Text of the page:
Commercial Work in the North: A Pupil’s Perspective
December 11, 2020
By Katherine Traynor
Commercial Pupil Katherine Traynor provides a pupil’s perspective on pupillage outside of London.
There is a common misconception among students that if you want to forge a career at the Commercial Bar, you have to pack up your bags, uproot your life and head to London. For me, at least, that wasn’t the case. Instead, I packed up my bags and moved from Skelmersdale to Manchester
Whilst it is true, that a substantial proportion of the country’s large commercial sets are based in London, there are also highly successful chambers and commercial practitioners located throughout the North. The Northern Commercial Bar does not compromise on excellence!
There is no clear line to be drawn between the various circuits, but there are some differences between chambers within London and those outside. You tend to find that commercial chambers on the Northern Circuit have fairly broad practice bases, often undertaking work including both corporate and personal insolvency, contract, property, professional negligence and banking and finance – whereas there are some generalist sets in London, many are focused on a particular direction like construction and engineering or revenue law. If you want to develop a particular specialism from a very junior stage, then most sets that accommodate this are in London. However, that is not to say you cannot develop any particular specialism at a set in the North – for example, here at Exchange Chambers if you have a particular interest like costs litigation, revenue law or insolvency you are actively encouraged to develop that specialism.
During my interview for pupillage, I expressed a clear interest in developing one or two specialisms, those being revenue law and costs litigation – these have and continue to be encouraged and nurtured by chambers. I have also been actively encouraged to explore other areas of commercial law, in doing so, I have developed a strong interest in both personal and corporate insolvency. Equally, I enjoy the broad range of commercial work I get to explore every day!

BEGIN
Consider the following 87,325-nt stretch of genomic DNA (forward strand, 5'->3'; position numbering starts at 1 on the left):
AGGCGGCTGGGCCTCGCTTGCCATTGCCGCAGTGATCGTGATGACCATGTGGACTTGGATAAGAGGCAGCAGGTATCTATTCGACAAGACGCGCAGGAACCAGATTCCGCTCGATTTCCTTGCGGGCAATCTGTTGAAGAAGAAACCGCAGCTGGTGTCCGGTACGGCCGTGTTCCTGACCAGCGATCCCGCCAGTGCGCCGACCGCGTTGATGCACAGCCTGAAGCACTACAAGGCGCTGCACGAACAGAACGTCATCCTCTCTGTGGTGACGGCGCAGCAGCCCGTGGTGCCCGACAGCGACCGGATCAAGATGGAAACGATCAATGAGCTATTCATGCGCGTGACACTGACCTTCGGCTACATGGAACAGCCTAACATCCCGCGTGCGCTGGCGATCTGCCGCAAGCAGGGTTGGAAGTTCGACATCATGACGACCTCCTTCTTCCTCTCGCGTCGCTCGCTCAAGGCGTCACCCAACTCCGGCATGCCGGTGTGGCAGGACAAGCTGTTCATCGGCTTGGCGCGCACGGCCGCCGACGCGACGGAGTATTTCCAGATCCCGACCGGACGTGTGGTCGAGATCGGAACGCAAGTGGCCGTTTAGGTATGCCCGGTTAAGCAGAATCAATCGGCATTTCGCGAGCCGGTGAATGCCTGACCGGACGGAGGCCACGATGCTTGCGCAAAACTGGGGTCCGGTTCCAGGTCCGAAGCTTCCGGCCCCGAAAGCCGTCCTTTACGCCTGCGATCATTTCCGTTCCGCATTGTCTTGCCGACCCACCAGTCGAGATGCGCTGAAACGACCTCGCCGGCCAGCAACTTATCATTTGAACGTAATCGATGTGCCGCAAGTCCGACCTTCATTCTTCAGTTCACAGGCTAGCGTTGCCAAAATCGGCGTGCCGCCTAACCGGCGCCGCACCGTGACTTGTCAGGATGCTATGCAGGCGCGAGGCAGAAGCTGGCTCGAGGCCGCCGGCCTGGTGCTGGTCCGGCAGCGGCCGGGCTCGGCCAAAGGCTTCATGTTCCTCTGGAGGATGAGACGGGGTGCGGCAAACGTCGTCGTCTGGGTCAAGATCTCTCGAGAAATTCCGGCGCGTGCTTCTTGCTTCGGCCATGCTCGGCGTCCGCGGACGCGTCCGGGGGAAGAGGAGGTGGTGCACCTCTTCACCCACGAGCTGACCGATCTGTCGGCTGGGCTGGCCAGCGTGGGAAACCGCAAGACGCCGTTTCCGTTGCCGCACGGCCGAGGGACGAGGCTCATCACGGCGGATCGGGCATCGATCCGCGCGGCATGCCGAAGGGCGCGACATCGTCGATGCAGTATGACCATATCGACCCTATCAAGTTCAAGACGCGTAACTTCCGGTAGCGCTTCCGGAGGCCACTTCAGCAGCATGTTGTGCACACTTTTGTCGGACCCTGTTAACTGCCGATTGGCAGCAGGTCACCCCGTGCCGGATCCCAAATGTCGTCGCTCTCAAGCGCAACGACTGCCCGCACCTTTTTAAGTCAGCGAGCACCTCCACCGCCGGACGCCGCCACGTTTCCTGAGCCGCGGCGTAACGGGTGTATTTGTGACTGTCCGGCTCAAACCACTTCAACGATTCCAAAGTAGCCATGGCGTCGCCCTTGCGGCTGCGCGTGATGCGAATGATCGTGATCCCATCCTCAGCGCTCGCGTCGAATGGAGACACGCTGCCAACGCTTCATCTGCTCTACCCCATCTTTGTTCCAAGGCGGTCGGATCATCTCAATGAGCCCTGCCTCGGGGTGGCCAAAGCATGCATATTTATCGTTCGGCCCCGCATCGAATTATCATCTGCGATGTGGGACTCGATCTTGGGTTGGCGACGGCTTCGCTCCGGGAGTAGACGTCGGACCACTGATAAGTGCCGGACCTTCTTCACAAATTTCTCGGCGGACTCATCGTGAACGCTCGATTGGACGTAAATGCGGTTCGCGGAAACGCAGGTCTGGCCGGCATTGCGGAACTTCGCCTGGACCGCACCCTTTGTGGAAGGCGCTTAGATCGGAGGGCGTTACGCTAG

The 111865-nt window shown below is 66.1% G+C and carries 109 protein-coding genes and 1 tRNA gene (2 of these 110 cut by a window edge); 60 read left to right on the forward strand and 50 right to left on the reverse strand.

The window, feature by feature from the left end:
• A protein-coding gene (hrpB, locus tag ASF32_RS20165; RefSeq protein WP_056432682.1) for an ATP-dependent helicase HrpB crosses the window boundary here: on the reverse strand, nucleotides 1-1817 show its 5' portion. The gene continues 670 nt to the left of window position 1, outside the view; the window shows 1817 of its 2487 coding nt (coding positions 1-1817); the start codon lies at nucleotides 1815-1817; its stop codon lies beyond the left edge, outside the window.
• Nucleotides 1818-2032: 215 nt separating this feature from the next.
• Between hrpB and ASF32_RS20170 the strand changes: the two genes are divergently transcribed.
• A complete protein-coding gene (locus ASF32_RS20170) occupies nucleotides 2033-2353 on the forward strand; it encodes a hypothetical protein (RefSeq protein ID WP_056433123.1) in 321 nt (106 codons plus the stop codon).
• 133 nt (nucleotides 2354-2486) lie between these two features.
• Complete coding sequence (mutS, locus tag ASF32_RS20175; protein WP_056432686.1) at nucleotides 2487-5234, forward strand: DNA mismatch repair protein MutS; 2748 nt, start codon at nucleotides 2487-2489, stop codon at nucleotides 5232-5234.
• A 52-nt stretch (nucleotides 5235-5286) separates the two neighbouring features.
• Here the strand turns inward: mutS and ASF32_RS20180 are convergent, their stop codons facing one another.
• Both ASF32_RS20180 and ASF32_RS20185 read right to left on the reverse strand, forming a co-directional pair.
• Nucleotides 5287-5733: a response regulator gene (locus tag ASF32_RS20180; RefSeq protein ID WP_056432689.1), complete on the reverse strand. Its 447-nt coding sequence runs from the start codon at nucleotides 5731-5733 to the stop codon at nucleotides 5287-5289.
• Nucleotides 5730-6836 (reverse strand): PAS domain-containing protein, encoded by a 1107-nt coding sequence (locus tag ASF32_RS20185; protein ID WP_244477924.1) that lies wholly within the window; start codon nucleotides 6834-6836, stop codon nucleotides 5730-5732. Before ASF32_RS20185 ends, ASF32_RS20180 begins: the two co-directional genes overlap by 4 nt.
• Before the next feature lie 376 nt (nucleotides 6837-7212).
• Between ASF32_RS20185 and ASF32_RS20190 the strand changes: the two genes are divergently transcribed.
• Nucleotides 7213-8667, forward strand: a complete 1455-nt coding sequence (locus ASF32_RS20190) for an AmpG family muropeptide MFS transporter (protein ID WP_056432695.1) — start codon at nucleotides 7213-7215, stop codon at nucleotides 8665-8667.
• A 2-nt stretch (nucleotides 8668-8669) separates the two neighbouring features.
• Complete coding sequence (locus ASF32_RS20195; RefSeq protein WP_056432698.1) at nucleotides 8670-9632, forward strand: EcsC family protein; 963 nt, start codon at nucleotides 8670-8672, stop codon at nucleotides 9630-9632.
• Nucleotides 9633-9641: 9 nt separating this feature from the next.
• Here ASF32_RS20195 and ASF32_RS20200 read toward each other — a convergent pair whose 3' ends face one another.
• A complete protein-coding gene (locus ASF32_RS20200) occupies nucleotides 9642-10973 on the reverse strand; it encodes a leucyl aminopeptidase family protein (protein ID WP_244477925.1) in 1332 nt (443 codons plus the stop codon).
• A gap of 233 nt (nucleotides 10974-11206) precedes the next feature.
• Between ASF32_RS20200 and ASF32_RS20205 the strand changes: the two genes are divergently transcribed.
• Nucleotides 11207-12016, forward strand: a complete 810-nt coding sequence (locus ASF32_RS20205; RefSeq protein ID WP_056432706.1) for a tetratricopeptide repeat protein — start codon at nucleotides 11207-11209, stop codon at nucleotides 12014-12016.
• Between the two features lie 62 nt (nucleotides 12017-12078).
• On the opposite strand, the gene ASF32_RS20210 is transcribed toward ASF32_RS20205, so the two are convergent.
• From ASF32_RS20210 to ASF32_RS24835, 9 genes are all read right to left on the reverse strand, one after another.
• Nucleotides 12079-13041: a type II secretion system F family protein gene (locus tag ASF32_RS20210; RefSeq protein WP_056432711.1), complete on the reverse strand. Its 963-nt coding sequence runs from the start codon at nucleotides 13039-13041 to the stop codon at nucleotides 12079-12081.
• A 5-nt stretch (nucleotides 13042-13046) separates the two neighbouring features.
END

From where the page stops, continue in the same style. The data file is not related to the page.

Throughout my pupillage, I have assisted with a wide range of commercial litigation, including insolvency, tax, company and contract work. I have also experienced a wide range of commercial litigation before many different judges in the High Court of Justice, Business and Property Courts and County Courts, including company, contract, insolvency, tax and property work. This exposure has continued into my second six.
Working outside London should not slow your career down – in truth, it can accelerate it. The fact that there are relatively fewer commercial barristers in the regions often means that you get your hands on more complex cases earlier in your career.
There is a high calibre of solicitors’ firms in the regions, which attract expert solicitors, high profile clients and a wide range of complex commercial work. Those firms often need to instruct commercial barristers, many of which will prefer to select someone based in an area local to them, rather than paying for a barrister to travel from London to Manchester for example.
On average, pupillage awards are technically higher in London. However, a lot of London sets do not allow pupils to practise in their own name during second six, so there is no independent earning capacity and, the awards advertised in the regions do not take into consideration your own receipts. When you compare like with like you will find that there is not a great deal of difference – and remember that the cost of living outside of London will be lower. Importantly once you are a tenant, there is no reason why you shouldn’t earn as much or more than London-based barristers doing similar work. Remember, if you are self-employed your earnings are dictated to by your own capacity and willingness to work.
You do not have to go to your Inn of Court to attend training – the circuits run the compulsory advocacy and advice to counsel courses! The circuits also often organise further training, conferences and social events so you will be able to meet barristers from all areas.
In my view choosing chambers based on location should be secondary. Choosing chambers you want to call home, flourish at and call your extended family should be your primary concern!
This article has been published in accordance with our pupillage recruitment process.
For more information on how to apply and key dates for the 2022 application process, please click here.
In the following months we will be holding multiple events for those interested in pursuing a career at the Bar, please find them here.